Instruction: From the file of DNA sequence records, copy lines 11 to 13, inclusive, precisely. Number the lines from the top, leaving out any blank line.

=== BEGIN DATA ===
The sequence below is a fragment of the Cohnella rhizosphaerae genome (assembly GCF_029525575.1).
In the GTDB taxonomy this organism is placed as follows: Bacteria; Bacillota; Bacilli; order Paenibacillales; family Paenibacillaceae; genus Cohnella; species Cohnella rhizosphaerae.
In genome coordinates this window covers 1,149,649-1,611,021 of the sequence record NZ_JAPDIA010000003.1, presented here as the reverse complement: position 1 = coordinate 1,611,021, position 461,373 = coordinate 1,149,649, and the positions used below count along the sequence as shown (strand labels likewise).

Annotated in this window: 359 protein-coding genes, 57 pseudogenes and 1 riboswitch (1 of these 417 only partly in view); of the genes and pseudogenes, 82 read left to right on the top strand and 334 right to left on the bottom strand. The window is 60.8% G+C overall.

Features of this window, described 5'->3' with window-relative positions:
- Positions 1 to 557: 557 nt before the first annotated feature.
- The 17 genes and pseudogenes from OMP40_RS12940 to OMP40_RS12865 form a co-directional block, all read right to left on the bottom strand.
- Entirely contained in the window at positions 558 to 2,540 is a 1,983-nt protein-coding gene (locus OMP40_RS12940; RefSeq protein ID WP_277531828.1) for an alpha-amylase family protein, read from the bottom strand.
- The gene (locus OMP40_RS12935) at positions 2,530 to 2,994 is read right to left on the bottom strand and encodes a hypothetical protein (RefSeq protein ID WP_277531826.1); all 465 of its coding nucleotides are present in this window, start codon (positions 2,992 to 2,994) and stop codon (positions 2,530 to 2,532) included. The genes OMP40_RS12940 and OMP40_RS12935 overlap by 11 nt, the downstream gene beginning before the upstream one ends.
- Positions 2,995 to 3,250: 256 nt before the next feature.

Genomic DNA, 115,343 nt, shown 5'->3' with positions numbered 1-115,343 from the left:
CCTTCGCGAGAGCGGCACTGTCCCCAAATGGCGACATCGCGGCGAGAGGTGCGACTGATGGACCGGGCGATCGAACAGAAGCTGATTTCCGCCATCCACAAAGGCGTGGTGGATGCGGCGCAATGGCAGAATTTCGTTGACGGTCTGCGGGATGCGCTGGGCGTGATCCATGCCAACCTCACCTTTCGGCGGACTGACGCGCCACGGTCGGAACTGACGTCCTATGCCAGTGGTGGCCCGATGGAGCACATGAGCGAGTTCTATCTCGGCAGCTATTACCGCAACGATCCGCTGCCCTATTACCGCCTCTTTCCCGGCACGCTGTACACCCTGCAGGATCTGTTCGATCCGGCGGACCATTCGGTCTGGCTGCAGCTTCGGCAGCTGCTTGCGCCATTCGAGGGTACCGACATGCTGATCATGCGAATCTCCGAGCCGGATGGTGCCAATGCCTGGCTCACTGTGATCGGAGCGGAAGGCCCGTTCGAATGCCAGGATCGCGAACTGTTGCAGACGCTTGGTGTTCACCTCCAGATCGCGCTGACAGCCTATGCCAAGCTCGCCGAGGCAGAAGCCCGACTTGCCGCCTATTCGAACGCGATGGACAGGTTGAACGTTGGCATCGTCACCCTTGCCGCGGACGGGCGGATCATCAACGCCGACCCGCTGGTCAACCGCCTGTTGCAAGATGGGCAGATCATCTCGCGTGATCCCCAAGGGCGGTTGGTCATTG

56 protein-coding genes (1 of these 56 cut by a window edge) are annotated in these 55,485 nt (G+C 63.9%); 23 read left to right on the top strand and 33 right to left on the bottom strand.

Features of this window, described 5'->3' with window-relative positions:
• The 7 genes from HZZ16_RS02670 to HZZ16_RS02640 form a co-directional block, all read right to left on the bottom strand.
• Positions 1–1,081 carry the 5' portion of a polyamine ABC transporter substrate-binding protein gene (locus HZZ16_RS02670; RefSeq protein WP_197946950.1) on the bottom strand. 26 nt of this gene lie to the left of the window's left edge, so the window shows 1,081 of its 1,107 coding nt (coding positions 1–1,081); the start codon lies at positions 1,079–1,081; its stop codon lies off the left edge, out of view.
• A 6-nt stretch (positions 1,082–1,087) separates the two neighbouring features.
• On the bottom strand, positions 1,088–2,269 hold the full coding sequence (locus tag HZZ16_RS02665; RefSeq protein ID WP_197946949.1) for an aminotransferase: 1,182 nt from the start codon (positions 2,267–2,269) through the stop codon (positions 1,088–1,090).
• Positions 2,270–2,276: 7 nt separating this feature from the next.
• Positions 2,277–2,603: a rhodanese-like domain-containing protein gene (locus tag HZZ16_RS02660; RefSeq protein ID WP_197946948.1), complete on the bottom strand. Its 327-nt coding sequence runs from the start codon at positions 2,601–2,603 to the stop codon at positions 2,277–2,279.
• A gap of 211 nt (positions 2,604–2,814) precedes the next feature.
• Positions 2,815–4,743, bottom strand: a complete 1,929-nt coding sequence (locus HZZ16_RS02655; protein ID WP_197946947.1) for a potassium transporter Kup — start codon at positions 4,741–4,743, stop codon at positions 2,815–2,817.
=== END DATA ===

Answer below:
Genomic DNA, 115,343 nt, shown 5'->3' with positions numbered 1-115,343 from the left:
CCTTCGCGAGAGCGGCACTGTCCCCAAATGGCGACATCGCGGCGAGAGGTGCGACTGATGGACCGGGCGATCGAACAGAAGCTGATTTCCGCCATCCACAAAGGCGTGGTGGATGCGGCGCAATGGCAGAATTTCGTTGACGGTCTGCGGGATGCGCTGGGCGTGATCCATGCCAACCTCACCTTTCGGCGGACTGACGCGCCACGGTCGGAACTGACGTCCTATGCCAGTGGTGGCCCGATGGAGCACATGAGCGAGTTCTATCTCGGCAGCTATTACCGCAACGATCCGCTGCCCTATTACCGCCTCTTTCCCGGCACGCTGTACACCCTGCAGGATCTGTTCGATCCGGCGGACCATTCGGTCTGGCTGCAGCTTCGGCAGCTGCTTGCGCCATTCGAGGGTACCGACATGCTGATCATGCGAATCTCCGAGCCGGATGGTGCCAATGCCTGGCTCACTGTGATCGGAGCGGAAGGCCCGTTCGAATGCCAGGATCGCGAACTGTTGCAGACGCTTGGTGTTCACCTCCAGATCGCGCTGACAGCCTATGCCAAGCTCGCCGAGGCAGAAGCCCGACTTGCCGCCTATTCGAACGCGATGGACAGGTTGAACGTTGGCATCGTCACCCTTGCCGCGGACGGGCGGATCATCAACGCCGACCCGCTGGTCAACCGCCTGTTGCAAGATGGGCAGATCATCTCGCGTGATCCCCAAGGGCGGTTGGTCATTG

56 protein-coding genes (1 of these 56 cut by a window edge) are annotated in these 55,485 nt (G+C 63.9%); 23 read left to right on the top strand and 33 right to left on the bottom strand.